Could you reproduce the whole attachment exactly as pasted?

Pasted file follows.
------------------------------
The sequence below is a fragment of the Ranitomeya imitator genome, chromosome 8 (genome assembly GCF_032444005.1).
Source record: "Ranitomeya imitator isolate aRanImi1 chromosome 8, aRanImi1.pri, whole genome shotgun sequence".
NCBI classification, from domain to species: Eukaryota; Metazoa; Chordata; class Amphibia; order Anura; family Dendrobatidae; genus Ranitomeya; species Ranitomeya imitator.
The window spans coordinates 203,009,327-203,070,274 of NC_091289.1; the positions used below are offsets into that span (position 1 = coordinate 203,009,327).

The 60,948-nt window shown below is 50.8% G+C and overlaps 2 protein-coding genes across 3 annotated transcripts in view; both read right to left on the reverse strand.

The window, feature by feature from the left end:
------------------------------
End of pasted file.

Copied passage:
The sequence below is a fragment of the Ranitomeya imitator genome, chromosome 8 (genome assembly GCF_032444005.1).
Source record: "Ranitomeya imitator isolate aRanImi1 chromosome 8, aRanImi1.pri, whole genome shotgun sequence".
NCBI classification, from domain to species: Eukaryota; Metazoa; Chordata; class Amphibia; order Anura; family Dendrobatidae; genus Ranitomeya; species Ranitomeya imitator.
The window spans coordinates 203,009,327-203,070,274 of NC_091289.1; the positions used below are offsets into that span (position 1 = coordinate 203,009,327).

The 60,948-nt window shown below is 50.8% G+C and overlaps 2 protein-coding genes across 3 annotated transcripts in view; both read right to left on the reverse strand.

The window, feature by feature from the left end: